In proceedings before the Patent Trials and Appeals Board (PTAB or Board), Patent Owners are allowed to propose substitute claims in the event that one or more claims is cancelled. 35 U.S.C. §§ 316(d)(1), 326(d)(1). As discussed in previous blog articles, the proposed claims are not entered automatically or subjected to examination. Respironics, Inc., v. Zoll Medical Corporation, p. 20 (IPR2013-00322, Paper No. 46, September 17, 2014). Rather, a Patent Owner has the burdens of proof to show that the proposed claims are both adequately supported by the specification and patentably distinct from prior art.
In order for the Patent Owner to meet its burden showing support in the written description, a Patent Owner needs to demonstrate that each element of the limitation of the proposed claims was adequately supported, and that the claimed subject matter is supported as an integrated whole. Id. at p. 20. In order to meet is burden of patentability, a Patent Owner must show that the substitute claims are patentable over both the applied prior art and prior art in general. These burdens have proven substantial as, to date, very few motions to amend have been granted. Two recent final decisions in Riverbed Technology, Inc. v. Silver Peak Systems, Inc. (IPR2013-00402 at Paper No. 35 & IPR2013-00403 at Paper No. 33, December 30, 2014) are notable exceptions. These decisions will be discussed in a future blog article.
Two examples where the Petitioner failed to convince the PTAB that substitute claims are patentable are discussed below.
Respironics, Inc. v. Zoll Medical Corp.
In Respironics, Inc. v. Zoll Medical Corp., the proposed substitute claim contained extensive amendments to the independent claim, more than tripling its length. Respironics, pp. 21-22, and 24. In support of these amendments, the Patent Owner initially provided only a string of cites, later providing a claim chart in a Supplemental Declaration in support of the Reply brief. Id. at pp. 23-24.
The PTAB first found that a string of citations fails to meet the burden of showing sufficient written description support. Rather, a string of citations is merely an invitation for the Board to search the cited portions and construct a cogent argument. Secondly, the Board found that the Reply evidence was an impermissible attempt to bolster the Patent Owner’s position, rather than merely respond to arguments raised by the Petitioner. Accordingly, the supplementary evidence should not be considered. 37 C.F.R § 42.23(b); 77 Fed. Reg. at 48,767.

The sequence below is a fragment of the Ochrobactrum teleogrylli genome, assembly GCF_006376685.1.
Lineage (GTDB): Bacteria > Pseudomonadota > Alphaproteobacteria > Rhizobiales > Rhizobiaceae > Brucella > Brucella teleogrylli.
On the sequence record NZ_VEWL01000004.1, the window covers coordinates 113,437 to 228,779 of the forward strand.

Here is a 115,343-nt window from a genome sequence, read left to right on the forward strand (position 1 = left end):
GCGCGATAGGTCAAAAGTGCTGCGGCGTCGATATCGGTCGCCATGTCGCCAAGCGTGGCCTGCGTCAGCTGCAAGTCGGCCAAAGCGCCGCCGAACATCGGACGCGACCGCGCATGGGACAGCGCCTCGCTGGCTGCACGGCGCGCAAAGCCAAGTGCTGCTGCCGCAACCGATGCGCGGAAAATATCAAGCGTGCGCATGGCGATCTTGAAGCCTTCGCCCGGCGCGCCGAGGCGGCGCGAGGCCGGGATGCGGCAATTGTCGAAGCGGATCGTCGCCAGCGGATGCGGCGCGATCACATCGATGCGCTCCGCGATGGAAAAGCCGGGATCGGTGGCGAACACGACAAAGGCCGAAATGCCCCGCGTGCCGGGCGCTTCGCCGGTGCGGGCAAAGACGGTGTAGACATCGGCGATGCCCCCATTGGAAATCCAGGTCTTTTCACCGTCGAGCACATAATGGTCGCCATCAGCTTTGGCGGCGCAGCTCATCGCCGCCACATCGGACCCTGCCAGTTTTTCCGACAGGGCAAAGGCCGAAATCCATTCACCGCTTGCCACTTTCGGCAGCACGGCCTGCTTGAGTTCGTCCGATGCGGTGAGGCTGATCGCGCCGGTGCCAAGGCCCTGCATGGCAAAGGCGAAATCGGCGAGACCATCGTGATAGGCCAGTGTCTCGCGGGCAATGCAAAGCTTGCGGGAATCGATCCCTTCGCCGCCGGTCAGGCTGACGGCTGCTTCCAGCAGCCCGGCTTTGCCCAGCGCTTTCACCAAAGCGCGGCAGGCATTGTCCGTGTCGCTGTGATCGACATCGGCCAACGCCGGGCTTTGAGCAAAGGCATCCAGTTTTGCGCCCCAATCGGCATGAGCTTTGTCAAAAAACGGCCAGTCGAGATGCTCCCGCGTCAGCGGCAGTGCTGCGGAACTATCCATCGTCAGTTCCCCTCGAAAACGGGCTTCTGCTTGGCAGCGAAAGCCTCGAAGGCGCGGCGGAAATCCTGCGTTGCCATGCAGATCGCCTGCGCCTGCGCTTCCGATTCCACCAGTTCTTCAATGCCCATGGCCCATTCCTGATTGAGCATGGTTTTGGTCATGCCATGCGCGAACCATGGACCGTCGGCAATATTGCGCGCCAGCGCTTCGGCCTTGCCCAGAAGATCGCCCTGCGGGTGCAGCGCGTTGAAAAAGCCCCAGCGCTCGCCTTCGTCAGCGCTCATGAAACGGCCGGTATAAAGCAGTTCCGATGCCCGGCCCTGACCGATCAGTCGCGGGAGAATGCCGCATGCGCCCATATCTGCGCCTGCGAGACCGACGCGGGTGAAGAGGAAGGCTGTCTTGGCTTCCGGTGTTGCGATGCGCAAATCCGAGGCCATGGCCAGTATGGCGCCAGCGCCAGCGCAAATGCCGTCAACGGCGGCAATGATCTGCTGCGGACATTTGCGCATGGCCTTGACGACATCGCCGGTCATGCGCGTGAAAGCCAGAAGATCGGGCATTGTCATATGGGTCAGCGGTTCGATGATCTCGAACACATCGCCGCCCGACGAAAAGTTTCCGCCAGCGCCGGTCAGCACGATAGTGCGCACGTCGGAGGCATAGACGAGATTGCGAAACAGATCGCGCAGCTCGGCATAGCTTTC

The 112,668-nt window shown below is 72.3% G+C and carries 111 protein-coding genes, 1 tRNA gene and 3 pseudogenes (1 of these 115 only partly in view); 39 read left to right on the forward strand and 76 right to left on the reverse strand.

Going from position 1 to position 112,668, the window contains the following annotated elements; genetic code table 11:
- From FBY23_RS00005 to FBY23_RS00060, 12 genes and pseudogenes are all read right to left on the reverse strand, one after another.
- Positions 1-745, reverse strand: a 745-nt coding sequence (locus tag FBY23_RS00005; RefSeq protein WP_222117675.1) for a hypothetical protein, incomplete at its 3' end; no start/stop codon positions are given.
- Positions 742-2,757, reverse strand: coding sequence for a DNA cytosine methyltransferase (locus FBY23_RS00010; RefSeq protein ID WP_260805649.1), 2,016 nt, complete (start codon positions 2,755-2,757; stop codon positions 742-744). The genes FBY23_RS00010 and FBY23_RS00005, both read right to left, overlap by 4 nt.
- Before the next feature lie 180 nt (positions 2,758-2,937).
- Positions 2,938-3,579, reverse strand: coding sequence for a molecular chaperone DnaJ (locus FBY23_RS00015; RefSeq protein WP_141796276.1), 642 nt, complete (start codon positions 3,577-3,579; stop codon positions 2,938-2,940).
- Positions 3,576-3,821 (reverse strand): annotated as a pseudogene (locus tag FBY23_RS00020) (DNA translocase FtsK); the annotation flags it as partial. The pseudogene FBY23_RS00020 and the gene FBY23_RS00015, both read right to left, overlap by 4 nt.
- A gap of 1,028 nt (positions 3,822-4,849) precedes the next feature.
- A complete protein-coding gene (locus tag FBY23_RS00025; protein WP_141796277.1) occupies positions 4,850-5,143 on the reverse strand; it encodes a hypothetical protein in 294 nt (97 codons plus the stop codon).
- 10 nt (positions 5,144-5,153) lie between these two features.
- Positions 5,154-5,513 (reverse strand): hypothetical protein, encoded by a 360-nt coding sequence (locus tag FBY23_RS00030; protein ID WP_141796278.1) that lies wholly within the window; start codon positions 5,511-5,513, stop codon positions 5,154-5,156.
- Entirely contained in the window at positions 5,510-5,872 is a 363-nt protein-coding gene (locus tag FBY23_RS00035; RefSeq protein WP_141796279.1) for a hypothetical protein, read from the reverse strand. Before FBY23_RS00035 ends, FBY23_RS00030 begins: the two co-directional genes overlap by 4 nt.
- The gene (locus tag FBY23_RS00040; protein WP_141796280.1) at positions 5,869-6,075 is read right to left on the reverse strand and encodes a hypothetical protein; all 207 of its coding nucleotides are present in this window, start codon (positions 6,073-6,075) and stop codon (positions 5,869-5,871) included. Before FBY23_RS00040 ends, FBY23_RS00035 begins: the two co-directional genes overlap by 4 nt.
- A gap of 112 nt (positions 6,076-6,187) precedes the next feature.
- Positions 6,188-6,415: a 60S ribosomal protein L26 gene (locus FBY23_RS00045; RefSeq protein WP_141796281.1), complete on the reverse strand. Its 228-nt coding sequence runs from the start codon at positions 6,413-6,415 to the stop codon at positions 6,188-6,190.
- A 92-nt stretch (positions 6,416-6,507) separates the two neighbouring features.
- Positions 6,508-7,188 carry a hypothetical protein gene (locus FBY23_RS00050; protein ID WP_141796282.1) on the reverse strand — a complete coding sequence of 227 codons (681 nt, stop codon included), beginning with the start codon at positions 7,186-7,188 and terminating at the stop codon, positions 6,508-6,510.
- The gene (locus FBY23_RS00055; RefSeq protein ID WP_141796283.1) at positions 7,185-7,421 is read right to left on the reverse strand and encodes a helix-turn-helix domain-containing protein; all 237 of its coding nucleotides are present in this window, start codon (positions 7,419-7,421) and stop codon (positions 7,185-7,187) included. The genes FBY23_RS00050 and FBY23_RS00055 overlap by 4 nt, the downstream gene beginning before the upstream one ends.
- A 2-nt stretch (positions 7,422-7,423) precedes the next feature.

Further, the Board determined that, even if the supplementary claim chart were to be considered, it would be insufficient to meet the burden of proof. In order to meet this burden, the Patent Owner needed to explain how each cited passage provides adequate support for the claim elements and how the passages provide support for the claim as a whole. However, a claim chart merely purports to show disclosure of each element. Accordingly, the Patent Owner failed to meet its burden.
Salesforce.com, Inc. v. Virtualagility, Inc.
In Salesforce.com, Inc. v. Virtualagility, Inc., (CBM2013–00024, Paper No. 47, September 16, 2014), the Board again denied a motion to amend. Unlike in Respironics, however, the Patent Owner in Salesforce.com showed adequate support in the patent disclosure for the substitute claims. However, the Patent Owner did not meet its burden to show that the substitute claims were patentable over both the applied prior art and prior art in general.
In support of its proposed amendments, the Patent Owner stated that “[n]one of the prior art references known to the Patent Owner, either alone or in combination, teaches or suggests” the new features, and further provided a discussion of how the substitute claims are distinguishable over the prior art at issue in the proceeding before the Board. Salesforce.com, p. 41. However, the Patent Owner did not address either the level of ordinary skill in the art or all the prior art known to the Patent Owner. Of particular note, the Patent Owner failed to address how the substitute claims are distinguishable over the relevant art already of record, i.e. the art raised during the prosecution. Id. at p. 43. Accordingly, the Patent Owner did not meet its burden of showing patentability.
The Board has placed a substantial burden on the Patent Owner before granting a motion to amend. The Patent Owner must 1) prove adequate support in the specification for the substitute claims, both individual elements and as a whole, and 2) prove that the substitute claims are distinguishable over the cited art in the proceeding, the ordinary skill in the art, and all relevant art of record. All of this must be addressed in a mere 15 pages. 37 C.F.R. § 42.24(a)(1)(v). While a motion to amend may be a viable route, patent owners and practitioners need to be aware of burdens they must bear and the uphill battle they face.